Academic journal article Journal of Literary Studies

In Search of Doctor Dolittle in Zambian Bemba Fiction

Academic journal article Journal of Literary Studies

In Search of Doctor Dolittle in Zambian Bemba Fiction

Article excerpt

Summary

The purpose of this article is to describe and engage the Zambian writer Stephen Mpashi's work entitled Pano Calo (1956). Mpashi's material is. presented in the Bemba language, one of the major Zambian vernaculars. The material has been synthesised in English in this article for ease of access. Ah attempt is made in the discussion that ensues to provide an analogous analysis of Pano Calo with the material in the film The Story of Doctor Dolittle (1997). In the film African American actor Eddie Murphy plays the part of John Dolittle who has the power of speaking to animals. The article makes an attempt to bring to the surface the potential role of the Zambian literary material in the vernacular in informing modern-day popular culture.

Opsomming

Die doel van hierdie artikel is om die Zambiese skrywer Stephen Mpashi se werk Pano Calo (1956) te beskryf en te bestudeer. Mpashi se materiaal word in die Bemba-taal, een van die hooftale in Zambie, aangebied. Die materiaal word in hierdie artikel in Engels gesintetiseer sodat dit maklik toeganklik is. In die bespreking wat volg, word daar gepoog om 'n analogiese ontleding van Pano Calo en die materiaal in die film The Story of Doctor Dolittle (1997) te gee. In die film vertolk die Afro-Amerikaanse akteur Eddie Murphy die rol van 'n karakter wat die mag kry om met diere te praat. Hierdie artikel is 'n poging om die potensiaal van die literere materiaal in die Zambiese dialek om moderne populere kultuur te inspireer, aan die lig te bring.

Introduction

A special issue on African literary studies hangs between a boomerang and a catapult. To reach out for what every literary artist should yearn to do, namely dipping into the psyche of Africa's literariness, is to stand at the threshold of challenging what the artist fears most about what embodies African literariness and the very extent to which African literature or the African-language novel, play or poetry embodies literary studies. Such a mental exercise conjures images of a mythical chimera that pushes and pulls reliably on reparative fetishism.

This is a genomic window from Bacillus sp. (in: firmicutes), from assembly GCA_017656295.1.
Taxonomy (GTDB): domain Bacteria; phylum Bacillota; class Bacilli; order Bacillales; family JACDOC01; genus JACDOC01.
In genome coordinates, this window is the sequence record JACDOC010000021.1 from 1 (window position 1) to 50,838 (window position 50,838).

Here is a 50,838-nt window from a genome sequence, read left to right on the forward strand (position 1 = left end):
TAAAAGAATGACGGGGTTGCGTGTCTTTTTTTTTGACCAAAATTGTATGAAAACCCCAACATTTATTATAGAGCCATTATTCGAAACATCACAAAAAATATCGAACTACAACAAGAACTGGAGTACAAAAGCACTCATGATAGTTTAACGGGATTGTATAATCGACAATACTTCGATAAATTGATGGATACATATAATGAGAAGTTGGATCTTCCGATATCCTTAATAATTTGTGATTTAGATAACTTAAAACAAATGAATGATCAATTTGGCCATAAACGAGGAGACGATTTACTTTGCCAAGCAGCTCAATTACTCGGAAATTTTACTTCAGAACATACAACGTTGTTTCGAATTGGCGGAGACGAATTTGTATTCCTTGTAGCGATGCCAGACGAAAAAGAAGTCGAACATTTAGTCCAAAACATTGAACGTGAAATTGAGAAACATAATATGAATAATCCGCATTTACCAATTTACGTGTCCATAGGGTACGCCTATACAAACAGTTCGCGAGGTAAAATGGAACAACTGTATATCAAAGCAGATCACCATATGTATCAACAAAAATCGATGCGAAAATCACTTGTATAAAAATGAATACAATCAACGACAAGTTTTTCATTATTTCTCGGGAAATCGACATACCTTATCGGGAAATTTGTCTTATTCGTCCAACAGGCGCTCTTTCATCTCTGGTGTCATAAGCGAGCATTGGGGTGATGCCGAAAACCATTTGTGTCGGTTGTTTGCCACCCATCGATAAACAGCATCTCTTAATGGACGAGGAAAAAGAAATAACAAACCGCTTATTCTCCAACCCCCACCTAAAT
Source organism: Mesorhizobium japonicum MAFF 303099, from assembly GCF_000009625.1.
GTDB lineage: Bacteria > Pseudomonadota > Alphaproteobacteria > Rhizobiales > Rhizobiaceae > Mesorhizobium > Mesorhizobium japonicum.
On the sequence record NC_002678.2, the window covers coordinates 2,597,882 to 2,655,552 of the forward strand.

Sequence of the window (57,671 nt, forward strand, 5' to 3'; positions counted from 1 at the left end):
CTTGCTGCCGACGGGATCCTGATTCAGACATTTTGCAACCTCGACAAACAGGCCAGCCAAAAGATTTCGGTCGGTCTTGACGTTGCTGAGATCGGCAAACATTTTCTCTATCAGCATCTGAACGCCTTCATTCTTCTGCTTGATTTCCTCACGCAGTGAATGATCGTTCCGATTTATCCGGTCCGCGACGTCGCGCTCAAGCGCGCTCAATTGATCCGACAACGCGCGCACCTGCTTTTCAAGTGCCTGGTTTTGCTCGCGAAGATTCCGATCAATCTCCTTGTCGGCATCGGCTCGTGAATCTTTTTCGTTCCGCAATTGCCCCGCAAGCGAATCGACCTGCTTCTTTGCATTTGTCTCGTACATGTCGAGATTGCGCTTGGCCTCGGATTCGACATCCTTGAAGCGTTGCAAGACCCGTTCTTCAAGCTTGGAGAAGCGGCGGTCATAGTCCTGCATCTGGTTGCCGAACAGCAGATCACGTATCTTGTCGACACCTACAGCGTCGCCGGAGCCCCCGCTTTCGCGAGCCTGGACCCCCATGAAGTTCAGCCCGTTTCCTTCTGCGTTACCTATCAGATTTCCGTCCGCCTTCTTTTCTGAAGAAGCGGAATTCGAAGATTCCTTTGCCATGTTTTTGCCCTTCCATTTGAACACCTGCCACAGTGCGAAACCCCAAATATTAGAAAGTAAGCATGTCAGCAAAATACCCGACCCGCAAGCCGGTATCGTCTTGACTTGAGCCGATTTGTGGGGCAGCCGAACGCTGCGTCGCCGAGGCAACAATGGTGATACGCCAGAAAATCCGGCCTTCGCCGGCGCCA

The Context

In a fair world, a writer theorises the African literary space should necessarily call for moral or ethical literary space. However, when it comes to finding possible moral or ethical literary spaces in the literatures of Zambia in Zambian languages, such spaces have been extremely tight. For example, commenting about literary studies in Zambia, John Reed has this to say:

All Zambian fiction so far has been quite free of literary pretention and self consciousness. Its writers have not employed the studied simplicity and off hand quality which Hemingway carried to the point of caricature and which in modified forms has provided a sound model for the best West African writing.

(Reed in Killian 1984: 83)

On our first reading (and unfortunately for many of us it may be our only reading), the comment above might pass as a positive appraisal of the Zambian contribution to literary scholarship particularly if one assumes that the writer believes fiction should be free of literary Picassos and if one assumes that the writer is against studied simplicity, which the famous American writer Ernest Hemingway is said to have depicted as caricature and that is said to be imitated by West African writers.

The moral or ethical dilemma arises in the expectation imposed upon the Zambian fiction writer to have to study Hemingway so as to acquire the lucidity provided by such canons as a sound model for the Zambian writing. If this in fact is true and I am right, the ethical literary trap is then carefully unveiled by Reed thus:

None of the Zambian writers has had a postgraduate literary education and from their work I would judge that none has written out of an interest in the novel as a literary form or from a detailed acquaintance with schools of twentieth century fiction. …

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